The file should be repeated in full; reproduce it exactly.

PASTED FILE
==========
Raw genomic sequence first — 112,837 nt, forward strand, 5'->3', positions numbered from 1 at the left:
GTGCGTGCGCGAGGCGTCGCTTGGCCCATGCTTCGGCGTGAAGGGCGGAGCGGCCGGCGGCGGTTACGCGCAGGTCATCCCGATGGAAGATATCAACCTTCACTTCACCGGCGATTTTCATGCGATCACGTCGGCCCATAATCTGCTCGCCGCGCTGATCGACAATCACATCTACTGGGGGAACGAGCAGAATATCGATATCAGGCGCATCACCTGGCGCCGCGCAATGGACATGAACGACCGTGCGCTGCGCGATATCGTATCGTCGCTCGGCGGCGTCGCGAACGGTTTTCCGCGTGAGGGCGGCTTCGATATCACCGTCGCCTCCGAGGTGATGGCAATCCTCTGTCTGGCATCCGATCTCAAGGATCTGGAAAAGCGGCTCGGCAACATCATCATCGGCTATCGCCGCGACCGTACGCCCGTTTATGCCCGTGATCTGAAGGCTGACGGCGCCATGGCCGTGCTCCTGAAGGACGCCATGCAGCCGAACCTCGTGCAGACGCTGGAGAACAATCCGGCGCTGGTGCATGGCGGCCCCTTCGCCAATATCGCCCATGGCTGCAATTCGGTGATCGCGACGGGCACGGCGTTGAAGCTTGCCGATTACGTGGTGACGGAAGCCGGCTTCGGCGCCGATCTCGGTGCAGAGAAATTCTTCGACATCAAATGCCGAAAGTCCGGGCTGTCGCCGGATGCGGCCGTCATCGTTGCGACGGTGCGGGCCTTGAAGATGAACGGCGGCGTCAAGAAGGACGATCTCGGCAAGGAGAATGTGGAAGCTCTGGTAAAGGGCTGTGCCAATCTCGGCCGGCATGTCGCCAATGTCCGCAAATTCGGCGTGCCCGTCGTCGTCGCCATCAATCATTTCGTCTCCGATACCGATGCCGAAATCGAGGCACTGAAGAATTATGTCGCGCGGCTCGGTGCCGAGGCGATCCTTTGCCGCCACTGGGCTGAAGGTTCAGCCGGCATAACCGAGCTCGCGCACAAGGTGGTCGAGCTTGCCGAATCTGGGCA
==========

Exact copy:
Raw genomic sequence first — 112,837 nt, forward strand, 5'->3', positions numbered from 1 at the left:
GTGCGTGCGCGAGGCGTCGCTTGGCCCATGCTTCGGCGTGAAGGGCGGAGCGGCCGGCGGCGGTTACGCGCAGGTCATCCCGATGGAAGATATCAACCTTCACTTCACCGGCGATTTTCATGCGATCACGTCGGCCCATAATCTGCTCGCCGCGCTGATCGACAATCACATCTACTGGGGGAACGAGCAGAATATCGATATCAGGCGCATCACCTGGCGCCGCGCAATGGACATGAACGACCGTGCGCTGCGCGATATCGTATCGTCGCTCGGCGGCGTCGCGAACGGTTTTCCGCGTGAGGGCGGCTTCGATATCACCGTCGCCTCCGAGGTGATGGCAATCCTCTGTCTGGCATCCGATCTCAAGGATCTGGAAAAGCGGCTCGGCAACATCATCATCGGCTATCGCCGCGACCGTACGCCCGTTTATGCCCGTGATCTGAAGGCTGACGGCGCCATGGCCGTGCTCCTGAAGGACGCCATGCAGCCGAACCTCGTGCAGACGCTGGAGAACAATCCGGCGCTGGTGCATGGCGGCCCCTTCGCCAATATCGCCCATGGCTGCAATTCGGTGATCGCGACGGGCACGGCGTTGAAGCTTGCCGATTACGTGGTGACGGAAGCCGGCTTCGGCGCCGATCTCGGTGCAGAGAAATTCTTCGACATCAAATGCCGAAAGTCCGGGCTGTCGCCGGATGCGGCCGTCATCGTTGCGACGGTGCGGGCCTTGAAGATGAACGGCGGCGTCAAGAAGGACGATCTCGGCAAGGAGAATGTGGAAGCTCTGGTAAAGGGCTGTGCCAATCTCGGCCGGCATGTCGCCAATGTCCGCAAATTCGGCGTGCCCGTCGTCGTCGCCATCAATCATTTCGTCTCCGATACCGATGCCGAAATCGAGGCACTGAAGAATTATGTCGCGCGGCTCGGTGCCGAGGCGATCCTTTGCCGCCACTGGGCTGAAGGTTCAGCCGGCATAACCGAGCTCGCGCACAAGGTGGTCGAGCTTGCCGAATCTGGGCA